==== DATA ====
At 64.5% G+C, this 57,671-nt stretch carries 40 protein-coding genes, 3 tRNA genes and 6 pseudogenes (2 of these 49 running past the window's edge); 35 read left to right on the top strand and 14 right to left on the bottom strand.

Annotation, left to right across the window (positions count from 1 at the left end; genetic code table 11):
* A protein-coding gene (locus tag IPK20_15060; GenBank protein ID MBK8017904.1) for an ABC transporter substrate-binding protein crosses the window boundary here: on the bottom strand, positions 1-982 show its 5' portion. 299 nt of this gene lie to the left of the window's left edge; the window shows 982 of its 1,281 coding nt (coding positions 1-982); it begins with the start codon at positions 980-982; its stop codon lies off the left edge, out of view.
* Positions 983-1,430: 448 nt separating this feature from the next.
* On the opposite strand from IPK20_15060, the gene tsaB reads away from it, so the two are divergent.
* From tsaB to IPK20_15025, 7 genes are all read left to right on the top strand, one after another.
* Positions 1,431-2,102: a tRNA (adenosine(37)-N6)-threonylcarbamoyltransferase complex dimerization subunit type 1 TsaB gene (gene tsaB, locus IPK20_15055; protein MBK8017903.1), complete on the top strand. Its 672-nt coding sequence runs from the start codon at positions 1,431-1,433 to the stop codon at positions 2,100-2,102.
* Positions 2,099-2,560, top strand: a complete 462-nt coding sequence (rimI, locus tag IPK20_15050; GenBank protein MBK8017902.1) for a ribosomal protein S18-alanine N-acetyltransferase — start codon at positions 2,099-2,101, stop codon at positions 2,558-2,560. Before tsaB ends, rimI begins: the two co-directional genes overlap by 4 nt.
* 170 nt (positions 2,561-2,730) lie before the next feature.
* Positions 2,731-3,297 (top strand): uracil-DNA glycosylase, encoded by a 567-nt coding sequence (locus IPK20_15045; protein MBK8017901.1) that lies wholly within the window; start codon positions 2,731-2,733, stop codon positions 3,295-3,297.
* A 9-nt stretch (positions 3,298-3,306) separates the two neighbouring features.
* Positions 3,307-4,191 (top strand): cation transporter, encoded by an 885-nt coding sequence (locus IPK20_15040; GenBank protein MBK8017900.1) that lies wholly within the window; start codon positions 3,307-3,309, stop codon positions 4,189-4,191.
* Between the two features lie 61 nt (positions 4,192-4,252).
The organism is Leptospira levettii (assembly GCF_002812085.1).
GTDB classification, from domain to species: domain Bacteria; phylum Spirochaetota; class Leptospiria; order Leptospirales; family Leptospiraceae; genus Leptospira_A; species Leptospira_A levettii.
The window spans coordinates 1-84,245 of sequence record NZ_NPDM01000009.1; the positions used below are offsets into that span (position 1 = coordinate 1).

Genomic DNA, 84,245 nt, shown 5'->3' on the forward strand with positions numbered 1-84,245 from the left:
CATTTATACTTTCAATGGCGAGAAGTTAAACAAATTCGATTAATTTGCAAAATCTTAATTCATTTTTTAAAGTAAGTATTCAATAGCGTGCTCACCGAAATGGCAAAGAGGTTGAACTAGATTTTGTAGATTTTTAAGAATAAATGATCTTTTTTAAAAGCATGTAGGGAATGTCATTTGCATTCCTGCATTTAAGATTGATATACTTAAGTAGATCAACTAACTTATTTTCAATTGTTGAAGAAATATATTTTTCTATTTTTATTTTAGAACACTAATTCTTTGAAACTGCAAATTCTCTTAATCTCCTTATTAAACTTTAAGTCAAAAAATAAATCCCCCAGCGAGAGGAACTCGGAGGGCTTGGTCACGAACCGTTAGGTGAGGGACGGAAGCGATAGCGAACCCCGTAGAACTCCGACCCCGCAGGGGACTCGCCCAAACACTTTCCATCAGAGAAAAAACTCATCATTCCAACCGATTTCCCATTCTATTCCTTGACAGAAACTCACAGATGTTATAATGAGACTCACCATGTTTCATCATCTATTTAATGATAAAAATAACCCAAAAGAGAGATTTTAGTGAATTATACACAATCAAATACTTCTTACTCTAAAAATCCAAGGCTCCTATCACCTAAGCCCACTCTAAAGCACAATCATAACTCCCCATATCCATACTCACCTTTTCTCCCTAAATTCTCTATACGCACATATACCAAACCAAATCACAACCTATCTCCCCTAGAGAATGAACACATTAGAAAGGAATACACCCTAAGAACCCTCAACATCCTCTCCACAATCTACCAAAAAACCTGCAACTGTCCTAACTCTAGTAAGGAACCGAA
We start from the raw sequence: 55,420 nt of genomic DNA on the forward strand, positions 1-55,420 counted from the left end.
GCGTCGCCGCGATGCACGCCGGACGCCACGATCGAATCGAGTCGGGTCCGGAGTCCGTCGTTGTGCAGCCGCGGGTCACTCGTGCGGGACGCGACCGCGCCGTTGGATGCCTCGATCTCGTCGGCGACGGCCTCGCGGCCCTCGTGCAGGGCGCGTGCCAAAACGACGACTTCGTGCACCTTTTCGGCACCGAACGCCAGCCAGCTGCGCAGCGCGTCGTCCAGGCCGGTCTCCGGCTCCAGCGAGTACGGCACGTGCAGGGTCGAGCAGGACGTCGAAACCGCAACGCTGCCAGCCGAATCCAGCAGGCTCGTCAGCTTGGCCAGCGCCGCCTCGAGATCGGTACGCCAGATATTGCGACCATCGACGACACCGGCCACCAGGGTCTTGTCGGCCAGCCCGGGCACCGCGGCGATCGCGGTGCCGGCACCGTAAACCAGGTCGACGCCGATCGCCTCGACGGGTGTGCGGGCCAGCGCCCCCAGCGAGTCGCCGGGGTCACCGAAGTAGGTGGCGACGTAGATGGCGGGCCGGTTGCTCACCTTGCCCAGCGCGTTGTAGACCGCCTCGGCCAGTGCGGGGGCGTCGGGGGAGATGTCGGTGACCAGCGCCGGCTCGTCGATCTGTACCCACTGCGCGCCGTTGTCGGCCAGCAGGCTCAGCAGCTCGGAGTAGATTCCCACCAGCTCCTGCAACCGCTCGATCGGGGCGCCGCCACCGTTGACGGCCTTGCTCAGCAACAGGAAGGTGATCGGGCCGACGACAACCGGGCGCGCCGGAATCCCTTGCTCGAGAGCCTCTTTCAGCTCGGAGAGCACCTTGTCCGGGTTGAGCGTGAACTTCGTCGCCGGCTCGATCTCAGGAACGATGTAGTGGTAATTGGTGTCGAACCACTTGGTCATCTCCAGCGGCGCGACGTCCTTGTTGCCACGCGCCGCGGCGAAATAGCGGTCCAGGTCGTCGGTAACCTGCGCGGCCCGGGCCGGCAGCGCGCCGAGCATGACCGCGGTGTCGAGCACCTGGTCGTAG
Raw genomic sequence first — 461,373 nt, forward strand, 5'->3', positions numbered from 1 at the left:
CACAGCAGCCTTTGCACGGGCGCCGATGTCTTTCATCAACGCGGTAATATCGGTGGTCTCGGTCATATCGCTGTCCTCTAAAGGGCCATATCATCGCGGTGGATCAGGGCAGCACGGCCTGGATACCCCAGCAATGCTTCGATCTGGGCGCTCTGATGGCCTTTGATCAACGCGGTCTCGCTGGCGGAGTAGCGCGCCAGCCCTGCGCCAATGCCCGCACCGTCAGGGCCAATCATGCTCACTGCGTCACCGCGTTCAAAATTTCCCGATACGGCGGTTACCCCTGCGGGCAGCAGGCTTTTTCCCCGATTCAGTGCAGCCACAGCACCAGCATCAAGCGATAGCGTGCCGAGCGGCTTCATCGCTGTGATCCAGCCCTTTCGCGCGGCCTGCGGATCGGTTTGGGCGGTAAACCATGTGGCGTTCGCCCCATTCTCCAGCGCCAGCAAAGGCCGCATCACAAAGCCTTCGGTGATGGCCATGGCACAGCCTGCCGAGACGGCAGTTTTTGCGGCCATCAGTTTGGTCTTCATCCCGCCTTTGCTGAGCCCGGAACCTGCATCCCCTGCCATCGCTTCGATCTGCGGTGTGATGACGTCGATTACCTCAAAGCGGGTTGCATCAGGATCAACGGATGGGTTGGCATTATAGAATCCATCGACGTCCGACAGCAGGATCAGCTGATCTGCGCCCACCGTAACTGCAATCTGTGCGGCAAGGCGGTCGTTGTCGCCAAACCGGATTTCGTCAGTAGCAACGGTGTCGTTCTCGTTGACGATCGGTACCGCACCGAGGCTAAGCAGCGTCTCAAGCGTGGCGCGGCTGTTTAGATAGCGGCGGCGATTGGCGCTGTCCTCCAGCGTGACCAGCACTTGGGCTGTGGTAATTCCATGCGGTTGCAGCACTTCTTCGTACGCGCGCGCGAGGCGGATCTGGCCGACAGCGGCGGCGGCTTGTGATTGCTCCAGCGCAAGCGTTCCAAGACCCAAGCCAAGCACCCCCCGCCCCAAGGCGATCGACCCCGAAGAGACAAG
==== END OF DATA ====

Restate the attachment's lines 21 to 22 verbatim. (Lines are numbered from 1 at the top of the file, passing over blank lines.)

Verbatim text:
Raw genomic sequence first — 461,373 nt, forward strand, 5'->3', positions numbered from 1 at the left:
CACAGCAGCCTTTGCACGGGCGCCGATGTCTTTCATCAACGCGGTAATATCGGTGGTCTCGGTCATATCGCTGTCCTCTAAAGGGCCATATCATCGCGGTGGATCAGGGCAGCACGGCCTGGATACCCCAGCAATGCTTCGATCTGGGCGCTCTGATGGCCTTTGATCAACGCGGTCTCGCTGGCGGAGTAGCGCGCCAGCCCTGCGCCAATGCCCGCACCGTCAGGGCCAATCATGCTCACTGCGTCACCGCGTTCAAAATTTCCCGATACGGCGGTTACCCCTGCGGGCAGCAGGCTTTTTCCCCGATTCAGTGCAGCCACAGCACCAGCATCAAGCGATAGCGTGCCGAGCGGCTTCATCGCTGTGATCCAGCCCTTTCGCGCGGCCTGCGGATCGGTTTGGGCGGTAAACCATGTGGCGTTCGCCCCATTCTCCAGCGCCAGCAAAGGCCGCATCACAAAGCCTTCGGTGATGGCCATGGCACAGCCTGCCGAGACGGCAGTTTTTGCGGCCATCAGTTTGGTCTTCATCCCGCCTTTGCTGAGCCCGGAACCTGCATCCCCTGCCATCGCTTCGATCTGCGGTGTGATGACGTCGATTACCTCAAAGCGGGTTGCATCAGGATCAACGGATGGGTTGGCATTATAGAATCCATCGACGTCCGACAGCAGGATCAGCTGATCTGCGCCCACCGTAACTGCAATCTGTGCGGCAAGGCGGTCGTTGTCGCCAAACCGGATTTCGTCAGTAGCAACGGTGTCGTTCTCGTTGACGATCGGTACCGCACCGAGGCTAAGCAGCGTCTCAAGCGTGGCGCGGCTGTTTAGATAGCGGCGGCGATTGGCGCTGTCCTCCAGCGTGACCAGCACTTGGGCTGTGGTAATTCCATGCGGTTGCAGCACTTCTTCGTACGCGCGCGCGAGGCGGATCTGGCCGACAGCGGCGGCGGCTTGTGATTGCTCCAGCGCAAGCGTTCCAAGACCCAAGCCAAGCACCCCCCGCCCCAAGGCGATCGACCCCGAAGAGACAAG